I was the only journalist on the bus, and my sole companion was a Korean circuit worker with the fabulous name of Oosong Bang. (I hope I've spelled that correctly!)
It turns out that when he's not working at the race track, Mr Bang is a Christian missionary. When he learned that I only go to church for weddings and funerals, he made it his mission to save my soul on the way to the circuit.
Now, normally I don't have much time for god-botherers. I have no problem with people believing whatever they want to believe (Flying Spaghetti Monster FTW!), but I think that religion is a private matter, and one people should let be a matter of individual consideration.
But Mr Bang was so sweet in his efforts to save my soul that I couldn't help but hear him out.
What struck me about his approach to Christianity was the way in which he credited the love of Jesus with the economic success of modern Korea.
Now, I don't have the facts. I'm merely repeating what Mr Bang told me. But according to the 68-year-old preacher, the Korea he was born into was the poorest country of the 145 in the world at the time. Now, he says, South Korea is the richest country in the world (in per capita terms).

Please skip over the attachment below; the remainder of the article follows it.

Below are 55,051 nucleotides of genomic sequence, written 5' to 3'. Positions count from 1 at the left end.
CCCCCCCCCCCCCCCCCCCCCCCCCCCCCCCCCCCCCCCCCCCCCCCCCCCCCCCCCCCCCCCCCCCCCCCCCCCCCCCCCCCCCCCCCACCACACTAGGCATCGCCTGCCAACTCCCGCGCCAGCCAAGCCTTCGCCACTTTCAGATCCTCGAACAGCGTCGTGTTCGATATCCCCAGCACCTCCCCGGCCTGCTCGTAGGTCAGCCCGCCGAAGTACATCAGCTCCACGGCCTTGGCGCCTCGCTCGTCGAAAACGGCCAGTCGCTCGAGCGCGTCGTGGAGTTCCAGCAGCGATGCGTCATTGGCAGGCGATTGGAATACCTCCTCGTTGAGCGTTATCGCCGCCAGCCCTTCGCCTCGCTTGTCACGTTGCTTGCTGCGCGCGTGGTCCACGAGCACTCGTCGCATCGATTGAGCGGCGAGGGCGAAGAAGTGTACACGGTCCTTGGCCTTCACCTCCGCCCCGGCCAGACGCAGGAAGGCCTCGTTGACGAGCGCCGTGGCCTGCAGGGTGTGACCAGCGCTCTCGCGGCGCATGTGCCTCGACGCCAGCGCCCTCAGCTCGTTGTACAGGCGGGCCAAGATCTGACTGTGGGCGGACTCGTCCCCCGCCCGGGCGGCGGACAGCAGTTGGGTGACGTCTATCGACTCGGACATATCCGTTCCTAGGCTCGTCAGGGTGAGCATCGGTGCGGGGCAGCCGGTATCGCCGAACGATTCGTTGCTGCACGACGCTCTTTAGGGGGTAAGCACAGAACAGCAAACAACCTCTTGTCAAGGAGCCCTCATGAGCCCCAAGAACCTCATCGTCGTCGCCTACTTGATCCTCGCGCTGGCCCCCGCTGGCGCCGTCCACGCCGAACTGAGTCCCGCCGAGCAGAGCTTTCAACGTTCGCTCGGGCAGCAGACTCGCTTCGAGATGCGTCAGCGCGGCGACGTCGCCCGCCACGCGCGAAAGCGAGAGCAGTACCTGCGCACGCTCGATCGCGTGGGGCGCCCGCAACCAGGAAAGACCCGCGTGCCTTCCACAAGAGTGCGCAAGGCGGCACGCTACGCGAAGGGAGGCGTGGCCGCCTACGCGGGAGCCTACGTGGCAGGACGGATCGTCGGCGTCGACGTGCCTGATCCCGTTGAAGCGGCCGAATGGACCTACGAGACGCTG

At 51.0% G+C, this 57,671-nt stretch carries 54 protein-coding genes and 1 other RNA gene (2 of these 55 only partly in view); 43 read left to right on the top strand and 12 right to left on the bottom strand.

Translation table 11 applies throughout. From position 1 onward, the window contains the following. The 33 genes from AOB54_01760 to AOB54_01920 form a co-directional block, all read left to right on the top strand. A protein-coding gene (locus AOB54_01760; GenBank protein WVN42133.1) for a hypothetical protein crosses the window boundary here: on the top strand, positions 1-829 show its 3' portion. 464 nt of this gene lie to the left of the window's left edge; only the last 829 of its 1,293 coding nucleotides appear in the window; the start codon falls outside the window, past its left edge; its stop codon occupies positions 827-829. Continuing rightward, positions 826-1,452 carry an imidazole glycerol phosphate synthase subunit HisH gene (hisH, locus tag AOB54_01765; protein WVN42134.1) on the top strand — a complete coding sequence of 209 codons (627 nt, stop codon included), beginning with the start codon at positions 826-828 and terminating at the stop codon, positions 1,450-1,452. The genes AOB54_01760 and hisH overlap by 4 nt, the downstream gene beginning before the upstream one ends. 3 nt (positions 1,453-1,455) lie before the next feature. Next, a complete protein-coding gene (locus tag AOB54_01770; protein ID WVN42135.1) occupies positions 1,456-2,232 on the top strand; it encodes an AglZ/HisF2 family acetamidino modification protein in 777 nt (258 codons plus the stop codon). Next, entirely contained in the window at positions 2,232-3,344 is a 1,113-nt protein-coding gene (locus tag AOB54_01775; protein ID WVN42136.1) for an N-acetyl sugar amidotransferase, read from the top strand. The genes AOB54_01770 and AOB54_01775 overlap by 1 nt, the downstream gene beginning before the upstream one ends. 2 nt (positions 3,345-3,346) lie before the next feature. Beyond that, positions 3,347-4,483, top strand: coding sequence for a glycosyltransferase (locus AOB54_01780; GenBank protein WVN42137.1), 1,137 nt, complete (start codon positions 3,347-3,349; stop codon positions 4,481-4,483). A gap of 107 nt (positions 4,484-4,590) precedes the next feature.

While I would credit that to a strong work ethic, technology investment, and comparatively low local wages leading to a boost from capital flight, Mr Bang said that it was a sign that the love of Jesus had propelled the country into an age of prosperity.
Whatever the truth of the matter, the love of Jesus certainly shone through my companion.
Sweeter still was the way in which he used religion to discuss his national pride without crossing the line into vanity.
I've had limited contact with Koreans over the past few days, as F1 life tends to be a bubble of circuit-hotel-circuit-airport, but the sense of humble national pride is one that's not failed to escape my notice.
If everything Mr Bang told me about the increase in national prosperity is right, South Korea has a lot to be proud of. They're a serious player on the electronic and tech market, they're a member of the G20 group of major world economies, and they're a shining example to their neighbours in the north.
But this is not a country that blunders about in arrogance. Instead, they are quietly proud of all they have achieved, and speak highly of their blessings.
It's a lovely - and rare - attitude.
Image via Wikipedia.